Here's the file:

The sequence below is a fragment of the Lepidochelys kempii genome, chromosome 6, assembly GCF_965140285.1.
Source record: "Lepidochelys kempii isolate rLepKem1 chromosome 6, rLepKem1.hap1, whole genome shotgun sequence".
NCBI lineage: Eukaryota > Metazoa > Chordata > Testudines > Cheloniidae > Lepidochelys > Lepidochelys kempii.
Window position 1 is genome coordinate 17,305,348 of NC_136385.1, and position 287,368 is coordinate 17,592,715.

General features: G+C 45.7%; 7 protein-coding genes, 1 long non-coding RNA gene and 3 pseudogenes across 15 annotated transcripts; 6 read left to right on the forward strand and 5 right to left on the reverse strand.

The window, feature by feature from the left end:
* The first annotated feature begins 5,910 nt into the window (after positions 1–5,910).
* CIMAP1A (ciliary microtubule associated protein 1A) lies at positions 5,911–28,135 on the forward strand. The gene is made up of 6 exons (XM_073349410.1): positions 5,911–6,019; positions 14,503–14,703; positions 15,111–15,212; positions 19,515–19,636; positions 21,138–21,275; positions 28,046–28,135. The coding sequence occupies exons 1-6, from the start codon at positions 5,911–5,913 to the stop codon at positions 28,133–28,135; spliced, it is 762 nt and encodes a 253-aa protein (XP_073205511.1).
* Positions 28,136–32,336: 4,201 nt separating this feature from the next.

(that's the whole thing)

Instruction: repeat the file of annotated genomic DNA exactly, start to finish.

The sequence below is a fragment of the Lepidochelys kempii genome, chromosome 6, assembly GCF_965140285.1.
Source record: "Lepidochelys kempii isolate rLepKem1 chromosome 6, rLepKem1.hap1, whole genome shotgun sequence".
NCBI lineage: Eukaryota > Metazoa > Chordata > Testudines > Cheloniidae > Lepidochelys > Lepidochelys kempii.
Window position 1 is genome coordinate 17,305,348 of NC_136385.1, and position 287,368 is coordinate 17,592,715.

General features: G+C 45.7%; 7 protein-coding genes, 1 long non-coding RNA gene and 3 pseudogenes across 15 annotated transcripts; 6 read left to right on the forward strand and 5 right to left on the reverse strand.

The window, feature by feature from the left end:
* The first annotated feature begins 5,910 nt into the window (after positions 1–5,910).
* CIMAP1A (ciliary microtubule associated protein 1A) lies at positions 5,911–28,135 on the forward strand. The gene is made up of 6 exons (XM_073349410.1): positions 5,911–6,019; positions 14,503–14,703; positions 15,111–15,212; positions 19,515–19,636; positions 21,138–21,275; positions 28,046–28,135. The coding sequence occupies exons 1-6, from the start codon at positions 5,911–5,913 to the stop codon at positions 28,133–28,135; spliced, it is 762 nt and encodes a 253-aa protein (XP_073205511.1).
* Positions 28,136–32,336: 4,201 nt separating this feature from the next.